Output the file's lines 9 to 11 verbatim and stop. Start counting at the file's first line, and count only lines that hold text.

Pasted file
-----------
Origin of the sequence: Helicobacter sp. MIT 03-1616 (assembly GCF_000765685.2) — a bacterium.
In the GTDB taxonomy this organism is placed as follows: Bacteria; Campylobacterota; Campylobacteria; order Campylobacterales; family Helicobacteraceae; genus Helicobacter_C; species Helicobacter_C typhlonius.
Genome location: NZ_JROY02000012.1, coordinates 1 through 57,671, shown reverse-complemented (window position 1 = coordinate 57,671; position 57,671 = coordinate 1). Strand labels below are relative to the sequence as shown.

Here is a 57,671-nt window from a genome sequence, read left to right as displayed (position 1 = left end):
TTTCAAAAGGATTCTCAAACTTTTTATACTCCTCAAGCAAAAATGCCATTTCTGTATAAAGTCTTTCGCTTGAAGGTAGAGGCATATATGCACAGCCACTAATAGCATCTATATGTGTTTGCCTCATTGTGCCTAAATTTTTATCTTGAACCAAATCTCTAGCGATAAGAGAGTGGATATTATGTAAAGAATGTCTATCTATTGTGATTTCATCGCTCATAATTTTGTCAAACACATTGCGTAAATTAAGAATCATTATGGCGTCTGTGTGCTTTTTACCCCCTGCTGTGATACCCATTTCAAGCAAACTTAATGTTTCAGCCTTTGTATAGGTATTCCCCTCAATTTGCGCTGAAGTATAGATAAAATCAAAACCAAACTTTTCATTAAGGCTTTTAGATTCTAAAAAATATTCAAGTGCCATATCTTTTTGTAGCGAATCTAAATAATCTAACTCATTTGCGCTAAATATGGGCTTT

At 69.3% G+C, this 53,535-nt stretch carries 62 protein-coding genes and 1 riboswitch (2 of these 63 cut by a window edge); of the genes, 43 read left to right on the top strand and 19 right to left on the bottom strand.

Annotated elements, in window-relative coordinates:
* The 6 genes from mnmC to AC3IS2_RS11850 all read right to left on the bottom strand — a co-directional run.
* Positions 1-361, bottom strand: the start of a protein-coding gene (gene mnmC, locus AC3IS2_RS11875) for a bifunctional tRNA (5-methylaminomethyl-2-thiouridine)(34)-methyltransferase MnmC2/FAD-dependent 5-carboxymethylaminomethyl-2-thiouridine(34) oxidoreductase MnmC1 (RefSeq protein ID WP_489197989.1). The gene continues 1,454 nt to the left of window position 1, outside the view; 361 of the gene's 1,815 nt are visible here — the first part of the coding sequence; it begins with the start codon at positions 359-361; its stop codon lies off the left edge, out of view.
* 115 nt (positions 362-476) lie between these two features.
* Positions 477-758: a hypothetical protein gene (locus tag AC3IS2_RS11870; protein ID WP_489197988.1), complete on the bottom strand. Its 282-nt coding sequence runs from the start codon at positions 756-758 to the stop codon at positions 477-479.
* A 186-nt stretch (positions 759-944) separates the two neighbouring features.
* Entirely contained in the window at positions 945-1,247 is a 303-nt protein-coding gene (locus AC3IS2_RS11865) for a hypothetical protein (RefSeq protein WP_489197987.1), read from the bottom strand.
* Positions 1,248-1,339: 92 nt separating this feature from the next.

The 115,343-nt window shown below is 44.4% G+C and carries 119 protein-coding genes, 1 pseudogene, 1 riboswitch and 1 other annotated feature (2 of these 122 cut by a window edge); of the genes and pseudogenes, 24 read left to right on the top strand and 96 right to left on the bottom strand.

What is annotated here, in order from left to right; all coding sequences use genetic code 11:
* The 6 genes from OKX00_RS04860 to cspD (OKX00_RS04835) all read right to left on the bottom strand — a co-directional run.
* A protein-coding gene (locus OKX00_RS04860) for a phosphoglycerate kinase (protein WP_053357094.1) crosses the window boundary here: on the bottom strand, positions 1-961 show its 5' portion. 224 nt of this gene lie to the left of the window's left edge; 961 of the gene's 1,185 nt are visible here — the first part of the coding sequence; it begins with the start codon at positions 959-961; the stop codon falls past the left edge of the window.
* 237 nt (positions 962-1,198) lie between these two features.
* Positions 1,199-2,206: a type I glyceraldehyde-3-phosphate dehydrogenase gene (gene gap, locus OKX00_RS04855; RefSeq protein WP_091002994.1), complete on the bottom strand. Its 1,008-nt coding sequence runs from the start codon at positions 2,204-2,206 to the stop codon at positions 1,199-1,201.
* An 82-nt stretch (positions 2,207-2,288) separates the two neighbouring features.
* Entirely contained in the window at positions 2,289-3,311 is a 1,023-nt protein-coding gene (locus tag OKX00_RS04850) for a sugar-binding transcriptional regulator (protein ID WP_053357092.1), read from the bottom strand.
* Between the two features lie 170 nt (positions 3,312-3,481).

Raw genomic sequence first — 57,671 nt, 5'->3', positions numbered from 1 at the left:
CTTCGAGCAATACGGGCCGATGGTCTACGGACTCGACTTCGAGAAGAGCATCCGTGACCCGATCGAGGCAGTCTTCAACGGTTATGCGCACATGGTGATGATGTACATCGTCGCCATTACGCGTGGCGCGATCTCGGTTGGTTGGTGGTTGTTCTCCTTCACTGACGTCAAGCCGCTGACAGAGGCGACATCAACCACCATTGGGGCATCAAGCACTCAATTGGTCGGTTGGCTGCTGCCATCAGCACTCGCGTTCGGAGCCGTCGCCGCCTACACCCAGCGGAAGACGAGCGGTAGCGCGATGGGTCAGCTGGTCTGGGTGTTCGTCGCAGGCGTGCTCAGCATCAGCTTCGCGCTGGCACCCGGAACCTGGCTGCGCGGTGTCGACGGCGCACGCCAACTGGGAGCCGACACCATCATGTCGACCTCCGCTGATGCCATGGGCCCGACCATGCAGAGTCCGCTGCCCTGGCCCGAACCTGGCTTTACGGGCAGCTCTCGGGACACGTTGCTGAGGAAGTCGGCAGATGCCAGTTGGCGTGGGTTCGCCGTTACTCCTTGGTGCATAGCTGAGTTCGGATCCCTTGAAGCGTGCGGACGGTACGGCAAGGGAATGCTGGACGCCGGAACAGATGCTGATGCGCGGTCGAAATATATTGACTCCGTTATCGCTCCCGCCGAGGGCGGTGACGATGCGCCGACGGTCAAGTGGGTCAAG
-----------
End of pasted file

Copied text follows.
* Positions 1-361, bottom strand: the start of a protein-coding gene (gene mnmC, locus AC3IS2_RS11875) for a bifunctional tRNA (5-methylaminomethyl-2-thiouridine)(34)-methyltransferase MnmC2/FAD-dependent 5-carboxymethylaminomethyl-2-thiouridine(34) oxidoreductase MnmC1 (RefSeq protein ID WP_489197989.1). The gene continues 1,454 nt to the left of window position 1, outside the view; 361 of the gene's 1,815 nt are visible here — the first part of the coding sequence; it begins with the start codon at positions 359-361; its stop codon lies off the left edge, out of view.
* 115 nt (positions 362-476) lie between these two features.
* Positions 477-758: a hypothetical protein gene (locus tag AC3IS2_RS11870; protein ID WP_489197988.1), complete on the bottom strand. Its 282-nt coding sequence runs from the start codon at positions 756-758 to the stop codon at positions 477-479.